Health Check: Has Your Team Got Rhythm?
Agile work actually requires a lot of discipline. One place that a team's discipline (or lack thereof) shows up is in the basic rhythms of their work: Release, Iteration, Day, Story/Feature.
Various methodologies put different activities in place to mark the beginning/end of these cycles. One key activity is the Retrospective - in fact, continuous integration, when practiced frequently during the day, may be seen as the most atomic form of retrospective, and these increase in scale through story acceptance, daily stand-ups, and iteration and release retrospectives.
When things are going smoothly, the benefits of using these patterns may not be obvious, and it's easy to let them slip or disappear. When such basics are discarded, soon enough problems will surface. When they do, it's easy to make the mistake of fashioning creative bandaids, rather than returning to the roots of the methodology to see where the basic practices have been omitted or changed to the point that their balancing effect is no longer operational.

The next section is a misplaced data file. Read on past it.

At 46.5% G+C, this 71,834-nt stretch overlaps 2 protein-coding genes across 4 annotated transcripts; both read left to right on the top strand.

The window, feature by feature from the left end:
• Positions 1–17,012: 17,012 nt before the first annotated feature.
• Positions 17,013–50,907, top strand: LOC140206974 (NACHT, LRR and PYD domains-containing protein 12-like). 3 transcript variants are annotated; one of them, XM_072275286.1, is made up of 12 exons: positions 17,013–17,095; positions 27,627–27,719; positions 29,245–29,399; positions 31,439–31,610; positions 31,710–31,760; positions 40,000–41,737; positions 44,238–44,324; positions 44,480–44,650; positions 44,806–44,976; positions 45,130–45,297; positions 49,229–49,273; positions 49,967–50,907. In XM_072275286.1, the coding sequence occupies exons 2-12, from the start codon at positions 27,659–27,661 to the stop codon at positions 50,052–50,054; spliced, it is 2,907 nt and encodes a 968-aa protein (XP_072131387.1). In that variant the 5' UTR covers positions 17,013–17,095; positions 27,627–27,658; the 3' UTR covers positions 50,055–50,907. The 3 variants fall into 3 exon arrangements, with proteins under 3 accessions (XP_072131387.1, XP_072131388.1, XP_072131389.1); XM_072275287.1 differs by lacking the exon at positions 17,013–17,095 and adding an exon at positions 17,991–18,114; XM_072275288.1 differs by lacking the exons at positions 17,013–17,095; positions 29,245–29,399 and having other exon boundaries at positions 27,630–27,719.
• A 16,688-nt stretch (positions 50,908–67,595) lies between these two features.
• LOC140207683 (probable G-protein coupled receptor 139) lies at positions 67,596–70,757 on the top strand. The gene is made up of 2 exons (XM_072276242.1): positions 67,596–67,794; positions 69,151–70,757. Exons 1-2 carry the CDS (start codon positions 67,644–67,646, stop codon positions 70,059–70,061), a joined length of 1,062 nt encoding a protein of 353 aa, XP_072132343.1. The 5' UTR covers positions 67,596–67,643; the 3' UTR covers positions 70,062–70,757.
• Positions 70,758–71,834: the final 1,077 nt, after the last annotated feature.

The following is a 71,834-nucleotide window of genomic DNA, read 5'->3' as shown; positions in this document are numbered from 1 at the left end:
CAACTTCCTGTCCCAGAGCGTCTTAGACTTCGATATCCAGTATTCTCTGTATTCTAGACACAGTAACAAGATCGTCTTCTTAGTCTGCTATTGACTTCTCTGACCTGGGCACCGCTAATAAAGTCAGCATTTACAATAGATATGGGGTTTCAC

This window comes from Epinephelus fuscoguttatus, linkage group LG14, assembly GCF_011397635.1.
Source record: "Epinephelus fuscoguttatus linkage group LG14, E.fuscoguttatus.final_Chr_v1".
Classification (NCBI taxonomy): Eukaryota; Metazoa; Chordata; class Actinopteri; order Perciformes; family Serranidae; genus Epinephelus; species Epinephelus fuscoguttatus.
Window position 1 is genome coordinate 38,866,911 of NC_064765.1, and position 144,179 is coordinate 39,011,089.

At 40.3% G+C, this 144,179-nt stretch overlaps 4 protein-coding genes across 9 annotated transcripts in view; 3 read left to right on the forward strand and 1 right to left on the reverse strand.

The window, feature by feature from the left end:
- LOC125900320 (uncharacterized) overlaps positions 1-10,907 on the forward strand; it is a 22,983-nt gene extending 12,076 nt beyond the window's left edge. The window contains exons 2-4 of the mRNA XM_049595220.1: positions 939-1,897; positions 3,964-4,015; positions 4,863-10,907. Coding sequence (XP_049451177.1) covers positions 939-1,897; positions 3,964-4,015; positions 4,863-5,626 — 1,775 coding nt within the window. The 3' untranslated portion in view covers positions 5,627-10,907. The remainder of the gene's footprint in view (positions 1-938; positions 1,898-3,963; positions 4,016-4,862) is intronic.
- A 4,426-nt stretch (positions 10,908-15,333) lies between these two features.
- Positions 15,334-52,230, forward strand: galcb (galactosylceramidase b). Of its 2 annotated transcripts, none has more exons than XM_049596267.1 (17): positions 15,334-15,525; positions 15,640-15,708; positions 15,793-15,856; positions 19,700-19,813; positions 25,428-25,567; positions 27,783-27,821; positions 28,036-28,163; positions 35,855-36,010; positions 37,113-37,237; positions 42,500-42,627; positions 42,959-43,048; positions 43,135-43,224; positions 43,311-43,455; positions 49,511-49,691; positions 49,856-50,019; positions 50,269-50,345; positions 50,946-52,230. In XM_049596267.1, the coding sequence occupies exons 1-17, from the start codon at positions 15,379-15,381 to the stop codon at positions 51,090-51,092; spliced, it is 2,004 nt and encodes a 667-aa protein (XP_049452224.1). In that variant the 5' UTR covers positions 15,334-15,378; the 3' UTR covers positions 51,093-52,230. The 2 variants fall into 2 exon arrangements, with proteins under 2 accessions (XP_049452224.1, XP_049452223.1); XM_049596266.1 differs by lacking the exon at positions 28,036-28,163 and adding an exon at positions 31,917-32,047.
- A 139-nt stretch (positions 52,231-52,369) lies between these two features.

Three articles in the latest online edition of Agile Journal, focused on metrics, look at these rhythms as a key aspect of Agile practice:
Iteration and Release Retrospectives: The Natural Rhythm for Agile
5 C's of Agile Project Management,
which are: Courage, Context, Course, Cadence, and Cost
Update, July 2, 2006: For an example of rhythm in action, check out Erich Gamma's keynote at JavaOne, where he described in detail the multiple rhythms of development at Eclipse.org. A video of the talk is also available.